Since 2004, the U.S. Food and Drug Administration has found Salmonella in 28 samples of fresh cilantro, Dr. Michael Landa, acting director of the FDA’s Center for Food Safety and Applied Nutrition, said Friday.
The bad batches included both domestic and imported cilantro either in or about to enter commerce.
In a guidance letter to companies that grow, harvest, sort, pack and ship cilantro, FDA said that’s a problem. Cilantro is usually consumed raw, so it is crucial to minimize the potential for contamination to protect the public.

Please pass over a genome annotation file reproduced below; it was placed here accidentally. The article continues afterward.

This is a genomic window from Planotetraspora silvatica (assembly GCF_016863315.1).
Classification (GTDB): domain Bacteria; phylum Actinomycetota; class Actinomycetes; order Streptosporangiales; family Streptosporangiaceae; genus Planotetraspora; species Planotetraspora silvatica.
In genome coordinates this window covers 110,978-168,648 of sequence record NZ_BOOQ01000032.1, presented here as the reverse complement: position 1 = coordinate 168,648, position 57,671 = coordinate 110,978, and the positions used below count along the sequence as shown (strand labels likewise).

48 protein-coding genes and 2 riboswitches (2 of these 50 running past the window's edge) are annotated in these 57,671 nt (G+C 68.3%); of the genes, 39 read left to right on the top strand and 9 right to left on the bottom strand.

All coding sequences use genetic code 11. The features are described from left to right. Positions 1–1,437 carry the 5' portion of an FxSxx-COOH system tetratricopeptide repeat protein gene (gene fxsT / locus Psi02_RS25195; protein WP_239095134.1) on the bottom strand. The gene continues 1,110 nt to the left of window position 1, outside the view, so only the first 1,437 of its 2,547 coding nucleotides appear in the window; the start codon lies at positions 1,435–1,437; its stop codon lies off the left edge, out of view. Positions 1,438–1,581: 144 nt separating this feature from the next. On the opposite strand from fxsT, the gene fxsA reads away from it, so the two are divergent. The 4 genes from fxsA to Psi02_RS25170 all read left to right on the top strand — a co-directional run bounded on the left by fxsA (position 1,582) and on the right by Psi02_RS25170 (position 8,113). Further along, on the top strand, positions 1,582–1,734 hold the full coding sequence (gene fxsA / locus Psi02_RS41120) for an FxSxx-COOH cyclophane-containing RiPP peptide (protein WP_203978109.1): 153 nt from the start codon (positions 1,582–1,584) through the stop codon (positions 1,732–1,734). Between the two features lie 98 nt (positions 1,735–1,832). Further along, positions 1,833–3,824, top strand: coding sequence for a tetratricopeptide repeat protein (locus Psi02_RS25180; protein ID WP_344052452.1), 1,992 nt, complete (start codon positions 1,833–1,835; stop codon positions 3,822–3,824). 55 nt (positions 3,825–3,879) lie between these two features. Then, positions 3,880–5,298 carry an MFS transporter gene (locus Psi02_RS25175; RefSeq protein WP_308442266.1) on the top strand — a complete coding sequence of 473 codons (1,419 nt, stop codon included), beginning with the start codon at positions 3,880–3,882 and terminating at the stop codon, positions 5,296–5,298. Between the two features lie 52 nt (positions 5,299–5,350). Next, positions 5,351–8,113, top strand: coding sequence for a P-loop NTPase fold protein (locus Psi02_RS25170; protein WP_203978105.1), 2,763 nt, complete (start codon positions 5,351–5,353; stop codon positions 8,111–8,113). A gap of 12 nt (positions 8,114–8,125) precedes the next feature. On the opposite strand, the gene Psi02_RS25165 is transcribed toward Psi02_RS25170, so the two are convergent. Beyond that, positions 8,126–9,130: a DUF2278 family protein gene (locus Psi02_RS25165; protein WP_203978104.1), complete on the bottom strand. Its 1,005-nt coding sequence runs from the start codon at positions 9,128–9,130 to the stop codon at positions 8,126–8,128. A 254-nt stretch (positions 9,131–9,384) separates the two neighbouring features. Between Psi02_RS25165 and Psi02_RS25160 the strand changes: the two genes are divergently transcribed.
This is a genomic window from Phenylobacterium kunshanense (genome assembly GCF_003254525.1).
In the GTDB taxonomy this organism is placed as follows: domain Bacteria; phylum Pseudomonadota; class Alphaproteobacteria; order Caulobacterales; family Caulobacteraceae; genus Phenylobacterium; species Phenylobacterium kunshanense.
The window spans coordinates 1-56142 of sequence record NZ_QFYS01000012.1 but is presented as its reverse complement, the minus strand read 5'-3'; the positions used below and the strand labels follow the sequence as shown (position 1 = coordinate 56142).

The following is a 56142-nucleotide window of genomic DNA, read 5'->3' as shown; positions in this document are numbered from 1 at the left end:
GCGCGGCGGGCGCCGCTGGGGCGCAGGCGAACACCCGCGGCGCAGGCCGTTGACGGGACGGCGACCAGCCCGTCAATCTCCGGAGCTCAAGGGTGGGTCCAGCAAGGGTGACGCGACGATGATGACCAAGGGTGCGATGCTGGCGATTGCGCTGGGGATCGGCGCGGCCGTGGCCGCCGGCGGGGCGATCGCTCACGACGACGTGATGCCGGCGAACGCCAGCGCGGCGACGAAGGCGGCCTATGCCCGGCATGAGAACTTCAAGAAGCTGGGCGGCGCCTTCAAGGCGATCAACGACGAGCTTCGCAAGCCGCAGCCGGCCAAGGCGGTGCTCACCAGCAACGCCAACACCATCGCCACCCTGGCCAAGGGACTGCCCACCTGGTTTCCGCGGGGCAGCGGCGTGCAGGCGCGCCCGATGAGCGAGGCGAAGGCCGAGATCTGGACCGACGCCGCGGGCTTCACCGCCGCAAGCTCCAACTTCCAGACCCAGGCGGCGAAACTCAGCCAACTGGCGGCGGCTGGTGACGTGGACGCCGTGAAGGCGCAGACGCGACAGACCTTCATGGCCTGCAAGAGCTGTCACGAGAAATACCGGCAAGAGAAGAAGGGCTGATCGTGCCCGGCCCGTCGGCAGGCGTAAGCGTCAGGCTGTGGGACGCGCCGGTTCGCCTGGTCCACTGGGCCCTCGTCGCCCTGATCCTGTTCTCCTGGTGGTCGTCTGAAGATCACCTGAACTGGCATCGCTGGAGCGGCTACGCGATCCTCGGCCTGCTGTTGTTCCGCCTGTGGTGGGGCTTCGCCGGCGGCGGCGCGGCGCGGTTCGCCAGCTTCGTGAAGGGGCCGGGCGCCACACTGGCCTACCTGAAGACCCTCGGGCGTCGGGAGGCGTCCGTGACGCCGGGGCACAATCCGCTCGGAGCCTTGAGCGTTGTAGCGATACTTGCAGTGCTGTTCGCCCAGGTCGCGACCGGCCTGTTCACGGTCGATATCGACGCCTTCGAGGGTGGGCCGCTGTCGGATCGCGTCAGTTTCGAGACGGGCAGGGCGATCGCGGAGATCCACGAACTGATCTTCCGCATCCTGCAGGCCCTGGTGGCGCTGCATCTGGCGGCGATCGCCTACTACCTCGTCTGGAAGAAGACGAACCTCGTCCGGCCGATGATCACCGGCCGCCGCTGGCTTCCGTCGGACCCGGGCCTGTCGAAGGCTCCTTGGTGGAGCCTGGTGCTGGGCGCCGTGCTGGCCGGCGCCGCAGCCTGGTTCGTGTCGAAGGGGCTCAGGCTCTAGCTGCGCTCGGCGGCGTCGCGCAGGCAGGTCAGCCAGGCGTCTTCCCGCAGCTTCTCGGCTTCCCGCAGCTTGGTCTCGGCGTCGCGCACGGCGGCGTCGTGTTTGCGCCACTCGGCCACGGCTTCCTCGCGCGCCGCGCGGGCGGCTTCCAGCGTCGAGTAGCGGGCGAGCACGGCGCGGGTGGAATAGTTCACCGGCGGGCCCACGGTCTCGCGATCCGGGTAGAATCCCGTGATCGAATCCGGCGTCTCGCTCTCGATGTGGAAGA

As it has previously done with leafy greens, sprouts and tomatoes, the agency recommended the produce industry review current cilantro operations, assess hazards that are unique to teh herb, and develop commodity-specific control strategies.
The FDA also offered its technical assistance, but warned that the agency “intends to take appropriate enforcement action against firms and farms that distribute adulterated fresh produce or grow or pack fresh produce under insanitary conditions.”